Taxonomy and Phylogeny

Taxonomy of the bacteria was historically based on phenotypical physical and chemical characteristics – phenetic taxonomy. According to "Bergey's Manual of Systematic Bacteriology", all bacteria can be classified into four divisions, or phyla according to the constituents of their cell walls. [flow chart for classification of obligate intracellular bacteria]

Each division was further subdivided into sections according to -
bacterial shapes1. Reaction to the Gram stain due to thick layer of peptidoglycan (Gram +ve) or thin layer of peptidoglycan (Gram -ve). The cell walls of Archaeobacteria contain no peptidoglycan.
2. Shape (left) – cocci (1), pleomorphic (2), bacillus (3), helical (4) 3. Arrangement of cells
4. Oxygen requirement – aerobic, anaerobic, or facultative anaerobe
5. Motility – flagellated, non-motile
6. Specific nutritional requirements
7. Trophic (metabolic) properties – autotrophic (chemical or photosynthetic), heterotrophic

The major subdivisions employed in general taxonomies are:
Domain, Kingdom, Phylum, Class, Order, Family, Genus, and Species. The mnemonic "Dashing King Philip Came Over From Greater Spain" applies.

These subdivisions may be further subdivided. It is common for bacteria to be subdivided into Divisions and further subdivided into Orders. The advent of genomics and examination of 16s ribosomal RNA has led to modifications in the classification of the prokaryotes, with the older nomenclatures revised into new classifications of Phyla.

endosymbiotic transfersRight - click to enlarge image: Proposed endosymbiotic transfer events between the three Domains and the six Kingdoms of Life. (below) Both the Eubacteria and Archaea are prokaryotes, while animals, fungi, plants, and protists are eukaryotes.

The yellow asterisk * indicates the last universal common ancestor (LUCA), or universal cenancestor, which is hypothesized as being at the ancestral root of all living organisms. Not the earliest or simplest living organism, and not necessarily the sole example of its type, this organism possessed the genetic material that diverged (about 3.5 Ga) into all current living organisms. A number of terms are employed to refer to the universal cenancestor – last universal ancestor (LUA), last common ancestor (LCA), or last universal common ancestor (LUCA).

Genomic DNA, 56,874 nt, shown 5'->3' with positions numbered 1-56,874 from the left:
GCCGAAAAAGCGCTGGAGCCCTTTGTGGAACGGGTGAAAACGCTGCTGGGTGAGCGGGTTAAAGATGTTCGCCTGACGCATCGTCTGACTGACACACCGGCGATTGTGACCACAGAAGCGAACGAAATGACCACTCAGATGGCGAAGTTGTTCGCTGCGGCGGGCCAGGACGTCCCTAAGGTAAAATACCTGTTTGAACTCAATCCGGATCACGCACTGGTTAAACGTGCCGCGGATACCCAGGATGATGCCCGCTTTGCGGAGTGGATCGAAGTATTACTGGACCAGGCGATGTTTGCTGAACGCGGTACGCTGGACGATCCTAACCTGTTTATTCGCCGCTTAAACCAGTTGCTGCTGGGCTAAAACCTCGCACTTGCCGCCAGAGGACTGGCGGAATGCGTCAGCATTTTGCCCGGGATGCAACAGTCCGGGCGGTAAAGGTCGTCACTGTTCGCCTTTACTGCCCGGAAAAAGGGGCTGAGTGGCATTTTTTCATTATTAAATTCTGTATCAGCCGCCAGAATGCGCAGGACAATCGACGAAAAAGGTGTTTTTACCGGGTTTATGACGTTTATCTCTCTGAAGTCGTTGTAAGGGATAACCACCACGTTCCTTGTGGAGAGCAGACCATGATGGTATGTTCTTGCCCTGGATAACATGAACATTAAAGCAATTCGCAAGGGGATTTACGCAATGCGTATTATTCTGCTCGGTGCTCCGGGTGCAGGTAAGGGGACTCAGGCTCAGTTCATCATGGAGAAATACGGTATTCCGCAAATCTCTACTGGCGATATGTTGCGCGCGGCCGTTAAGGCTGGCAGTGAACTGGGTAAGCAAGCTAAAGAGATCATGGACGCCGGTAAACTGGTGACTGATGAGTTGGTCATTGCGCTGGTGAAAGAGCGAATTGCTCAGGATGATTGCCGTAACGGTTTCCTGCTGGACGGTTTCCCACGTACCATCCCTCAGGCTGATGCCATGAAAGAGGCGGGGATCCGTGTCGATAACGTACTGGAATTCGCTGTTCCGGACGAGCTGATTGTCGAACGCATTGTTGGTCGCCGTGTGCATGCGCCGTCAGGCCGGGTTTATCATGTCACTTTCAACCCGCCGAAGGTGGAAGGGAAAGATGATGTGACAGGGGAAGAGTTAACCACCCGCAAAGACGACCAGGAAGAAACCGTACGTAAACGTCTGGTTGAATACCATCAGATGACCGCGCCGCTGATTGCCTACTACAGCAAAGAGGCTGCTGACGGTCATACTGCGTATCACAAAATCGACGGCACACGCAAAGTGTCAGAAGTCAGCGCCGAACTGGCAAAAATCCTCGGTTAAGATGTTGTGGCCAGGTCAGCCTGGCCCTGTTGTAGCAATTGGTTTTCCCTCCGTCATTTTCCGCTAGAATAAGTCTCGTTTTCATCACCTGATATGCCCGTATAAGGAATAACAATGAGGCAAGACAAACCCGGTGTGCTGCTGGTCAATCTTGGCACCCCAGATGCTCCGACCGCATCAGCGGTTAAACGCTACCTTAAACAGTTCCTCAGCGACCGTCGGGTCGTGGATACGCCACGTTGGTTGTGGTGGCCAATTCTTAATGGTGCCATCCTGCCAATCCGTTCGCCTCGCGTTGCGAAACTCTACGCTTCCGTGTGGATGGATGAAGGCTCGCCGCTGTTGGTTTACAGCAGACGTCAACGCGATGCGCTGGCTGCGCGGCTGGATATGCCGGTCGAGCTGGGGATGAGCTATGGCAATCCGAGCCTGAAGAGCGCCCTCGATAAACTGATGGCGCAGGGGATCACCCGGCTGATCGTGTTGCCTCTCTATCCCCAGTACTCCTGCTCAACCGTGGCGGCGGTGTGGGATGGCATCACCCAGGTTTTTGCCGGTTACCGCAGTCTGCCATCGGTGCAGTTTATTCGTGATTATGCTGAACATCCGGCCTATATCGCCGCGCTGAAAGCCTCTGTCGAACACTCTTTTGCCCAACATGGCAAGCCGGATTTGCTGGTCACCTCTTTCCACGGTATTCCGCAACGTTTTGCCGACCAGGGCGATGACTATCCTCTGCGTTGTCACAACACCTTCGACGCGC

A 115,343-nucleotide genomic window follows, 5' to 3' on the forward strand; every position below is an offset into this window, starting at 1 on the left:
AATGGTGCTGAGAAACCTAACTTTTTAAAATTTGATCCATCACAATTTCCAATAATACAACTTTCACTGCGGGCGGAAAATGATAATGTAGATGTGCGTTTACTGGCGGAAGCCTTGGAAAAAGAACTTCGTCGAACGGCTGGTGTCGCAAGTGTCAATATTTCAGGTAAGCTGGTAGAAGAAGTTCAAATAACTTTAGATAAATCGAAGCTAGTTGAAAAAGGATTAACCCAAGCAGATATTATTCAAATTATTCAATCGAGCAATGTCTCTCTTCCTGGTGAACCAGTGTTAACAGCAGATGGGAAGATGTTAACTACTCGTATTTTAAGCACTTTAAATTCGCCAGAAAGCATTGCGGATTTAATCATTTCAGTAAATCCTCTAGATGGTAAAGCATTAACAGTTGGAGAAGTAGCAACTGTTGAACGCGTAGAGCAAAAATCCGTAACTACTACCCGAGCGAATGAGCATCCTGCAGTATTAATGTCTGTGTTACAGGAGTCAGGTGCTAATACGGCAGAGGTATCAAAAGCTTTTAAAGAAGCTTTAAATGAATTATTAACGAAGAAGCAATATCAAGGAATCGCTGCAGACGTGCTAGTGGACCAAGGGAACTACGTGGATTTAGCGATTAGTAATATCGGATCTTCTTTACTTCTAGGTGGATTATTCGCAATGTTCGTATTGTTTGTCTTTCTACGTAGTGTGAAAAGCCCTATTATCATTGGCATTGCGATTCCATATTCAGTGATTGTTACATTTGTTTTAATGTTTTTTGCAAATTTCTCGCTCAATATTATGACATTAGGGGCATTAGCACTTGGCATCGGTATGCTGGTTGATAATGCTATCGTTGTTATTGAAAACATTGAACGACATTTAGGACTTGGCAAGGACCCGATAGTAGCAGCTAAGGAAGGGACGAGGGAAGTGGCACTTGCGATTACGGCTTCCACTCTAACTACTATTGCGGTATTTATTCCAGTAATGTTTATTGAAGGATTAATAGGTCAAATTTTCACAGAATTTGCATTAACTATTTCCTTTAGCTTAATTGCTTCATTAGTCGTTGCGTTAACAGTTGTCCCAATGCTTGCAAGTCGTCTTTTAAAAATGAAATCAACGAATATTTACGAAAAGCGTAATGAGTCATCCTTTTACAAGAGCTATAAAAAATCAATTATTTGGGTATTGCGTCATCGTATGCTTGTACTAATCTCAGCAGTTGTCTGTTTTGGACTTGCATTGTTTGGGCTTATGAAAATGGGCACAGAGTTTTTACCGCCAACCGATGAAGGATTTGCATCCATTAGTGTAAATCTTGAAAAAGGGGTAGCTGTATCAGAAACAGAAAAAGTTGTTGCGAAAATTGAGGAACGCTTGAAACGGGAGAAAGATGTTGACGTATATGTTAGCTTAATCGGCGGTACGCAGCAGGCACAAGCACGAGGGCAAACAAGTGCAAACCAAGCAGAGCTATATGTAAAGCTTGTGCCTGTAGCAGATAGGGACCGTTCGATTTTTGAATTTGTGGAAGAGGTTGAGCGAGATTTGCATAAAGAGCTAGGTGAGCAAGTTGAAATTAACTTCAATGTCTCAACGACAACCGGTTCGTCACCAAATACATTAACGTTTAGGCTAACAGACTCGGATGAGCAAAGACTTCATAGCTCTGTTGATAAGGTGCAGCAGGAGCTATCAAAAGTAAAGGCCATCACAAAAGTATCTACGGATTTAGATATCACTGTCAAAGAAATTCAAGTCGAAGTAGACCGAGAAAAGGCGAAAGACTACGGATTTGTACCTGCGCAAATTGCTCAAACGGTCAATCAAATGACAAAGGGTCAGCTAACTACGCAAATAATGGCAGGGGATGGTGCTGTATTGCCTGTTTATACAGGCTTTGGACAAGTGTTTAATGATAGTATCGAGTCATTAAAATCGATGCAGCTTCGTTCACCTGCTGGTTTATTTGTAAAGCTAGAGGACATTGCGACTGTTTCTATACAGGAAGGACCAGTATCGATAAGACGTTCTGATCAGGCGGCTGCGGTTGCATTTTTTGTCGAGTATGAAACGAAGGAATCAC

Woese and Fox proposed the Three Domain system: Eubacteria, Archaea, and Eukaryotes.

The Five Kingdom system was proposed in 1969: Monera (prokaryotes), Protista, Plantae, Fungi, Animalia. Discovery of the Archaea added the sixth kingdom.

History of taxonomic concepts:
Linnaeus, 1735 – 2 Kingdoms – Animalia, Vegetabilia
Haeckel, 1866 – 3 Kingdoms – Protista, Plantae, Animalia. Image Haeckel's tree of life.
Chatton, 1937 – 2 Empires – Prokaryota, Eukaryota
Copeland, 1956 – 4 Kingdoms – Monera (prokaryotes), Protoctista, Plantae, Animalia
Whittaker, 1969 – Monera (prokaryotes), Fungi, Protista, Plantae, Animalia
Woese et al, 1977 – 6 Kingdom – Eubacteria, Archaea, Protista, Fungi, Plantae, Animalia
Woese and Fox, 1999 – 3 Domain system: Eubacteria, Archaea, and Eukaryotes

When Woese and Fox proposed the 3 Domain system, the term 'Urkaryotes' was proposed for ancestors of eukaryotes prior to their endosymbiotic acquisition of mitochondria and chloroplasts from prokaryotes. Margulis and Schwartz proposed that Kingdom Protista be replaced by Protoctista to reflect inclusion of multicellular organisms that did fit into the other three eukaryotic kingdoms.

"Misunderstanding the Bacteriological Code"

The Three Domain system is increasingly accepted. Free Full Text Article : Phylogenetic structure of the prokaryotic domain: The primary kingdoms. Woese CR, Fox GE. Proc Natl Acad Sci U S A. 1977 Nov;74(11):5088-90.

Archaea Eocyte Trees
According to the Tree of Life Web Project, two alternative views on the relationship of the major lineages (omitting viruses) are currently regarded as viable (right - click to enlarge image).

Horizontal Gene Transfer Left - click to enlarge image: Horizontal gene transfer - gene swapping - has blurred the evolutionary relationships (image) of prokaryotes, and continues to provide a mechanism for the sharing of antibiotic resistance between bacteria. See: Trees, vines and nets: Microbial evolution changes its face.

Phylogenetic separation into evolutionary relationships (clades), based on comparison of genomes is likely to supplant phenotypical (phenetic) taxonomies of the prokaryotes.


Classification based on 16s rRNALeft - click to enlarge image: Woese has proposed a scheme based on the 16s subunit of ribosomal RNA, which appears to better illustrate evolutionary relationships within the 3 domains.

Phylogenetic tree of organisms

Domain combinations in archaeal, eubacterial and eukaryotic proteomes.